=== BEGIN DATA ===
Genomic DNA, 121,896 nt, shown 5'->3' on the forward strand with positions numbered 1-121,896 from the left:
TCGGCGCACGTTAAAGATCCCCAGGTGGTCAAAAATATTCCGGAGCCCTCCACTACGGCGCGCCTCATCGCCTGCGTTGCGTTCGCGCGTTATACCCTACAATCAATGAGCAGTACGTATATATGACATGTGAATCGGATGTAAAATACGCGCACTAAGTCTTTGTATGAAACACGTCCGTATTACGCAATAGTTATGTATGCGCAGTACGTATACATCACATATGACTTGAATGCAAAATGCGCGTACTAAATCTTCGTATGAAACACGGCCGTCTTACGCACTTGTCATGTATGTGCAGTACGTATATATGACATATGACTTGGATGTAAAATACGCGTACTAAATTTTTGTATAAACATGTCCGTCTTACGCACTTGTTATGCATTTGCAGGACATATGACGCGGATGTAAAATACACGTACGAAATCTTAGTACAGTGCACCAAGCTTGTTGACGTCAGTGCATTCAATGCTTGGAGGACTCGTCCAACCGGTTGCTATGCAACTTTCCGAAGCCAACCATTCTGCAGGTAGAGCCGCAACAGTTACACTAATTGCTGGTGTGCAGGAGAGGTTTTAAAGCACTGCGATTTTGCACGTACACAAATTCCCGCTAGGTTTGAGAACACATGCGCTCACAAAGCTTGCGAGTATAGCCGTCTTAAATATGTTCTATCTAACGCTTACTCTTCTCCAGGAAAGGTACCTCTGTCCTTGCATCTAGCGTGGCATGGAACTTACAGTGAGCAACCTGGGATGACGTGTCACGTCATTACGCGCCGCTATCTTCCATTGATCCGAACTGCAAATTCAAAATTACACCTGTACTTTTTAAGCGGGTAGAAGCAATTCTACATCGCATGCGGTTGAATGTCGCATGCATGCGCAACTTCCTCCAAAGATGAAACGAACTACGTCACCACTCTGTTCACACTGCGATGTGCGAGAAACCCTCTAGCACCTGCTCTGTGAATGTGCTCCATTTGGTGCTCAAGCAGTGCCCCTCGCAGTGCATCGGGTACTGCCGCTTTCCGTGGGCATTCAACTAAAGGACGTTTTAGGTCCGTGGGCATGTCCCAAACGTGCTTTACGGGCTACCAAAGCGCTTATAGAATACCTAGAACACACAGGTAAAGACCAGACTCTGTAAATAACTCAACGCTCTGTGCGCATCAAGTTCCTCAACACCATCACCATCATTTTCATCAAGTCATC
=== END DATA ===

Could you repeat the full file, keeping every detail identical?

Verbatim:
Genomic DNA, 121,896 nt, shown 5'->3' on the forward strand with positions numbered 1-121,896 from the left:
TCGGCGCACGTTAAAGATCCCCAGGTGGTCAAAAATATTCCGGAGCCCTCCACTACGGCGCGCCTCATCGCCTGCGTTGCGTTCGCGCGTTATACCCTACAATCAATGAGCAGTACGTATATATGACATGTGAATCGGATGTAAAATACGCGCACTAAGTCTTTGTATGAAACACGTCCGTATTACGCAATAGTTATGTATGCGCAGTACGTATACATCACATATGACTTGAATGCAAAATGCGCGTACTAAATCTTCGTATGAAACACGGCCGTCTTACGCACTTGTCATGTATGTGCAGTACGTATATATGACATATGACTTGGATGTAAAATACGCGTACTAAATTTTTGTATAAACATGTCCGTCTTACGCACTTGTTATGCATTTGCAGGACATATGACGCGGATGTAAAATACACGTACGAAATCTTAGTACAGTGCACCAAGCTTGTTGACGTCAGTGCATTCAATGCTTGGAGGACTCGTCCAACCGGTTGCTATGCAACTTTCCGAAGCCAACCATTCTGCAGGTAGAGCCGCAACAGTTACACTAATTGCTGGTGTGCAGGAGAGGTTTTAAAGCACTGCGATTTTGCACGTACACAAATTCCCGCTAGGTTTGAGAACACATGCGCTCACAAAGCTTGCGAGTATAGCCGTCTTAAATATGTTCTATCTAACGCTTACTCTTCTCCAGGAAAGGTACCTCTGTCCTTGCATCTAGCGTGGCATGGAACTTACAGTGAGCAACCTGGGATGACGTGTCACGTCATTACGCGCCGCTATCTTCCATTGATCCGAACTGCAAATTCAAAATTACACCTGTACTTTTTAAGCGGGTAGAAGCAATTCTACATCGCATGCGGTTGAATGTCGCATGCATGCGCAACTTCCTCCAAAGATGAAACGAACTACGTCACCACTCTGTTCACACTGCGATGTGCGAGAAACCCTCTAGCACCTGCTCTGTGAATGTGCTCCATTTGGTGCTCAAGCAGTGCCCCTCGCAGTGCATCGGGTACTGCCGCTTTCCGTGGGCATTCAACTAAAGGACGTTTTAGGTCCGTGGGCATGTCCCAAACGTGCTTTACGGGCTACCAAAGCGCTTATAGAATACCTAGAACACACAGGTAAAGACCAGACTCTGTAAATAACTCAACGCTCTGTGCGCATCAAGTTCCTCAACACCATCACCATCATTTTCATCAAGTCATC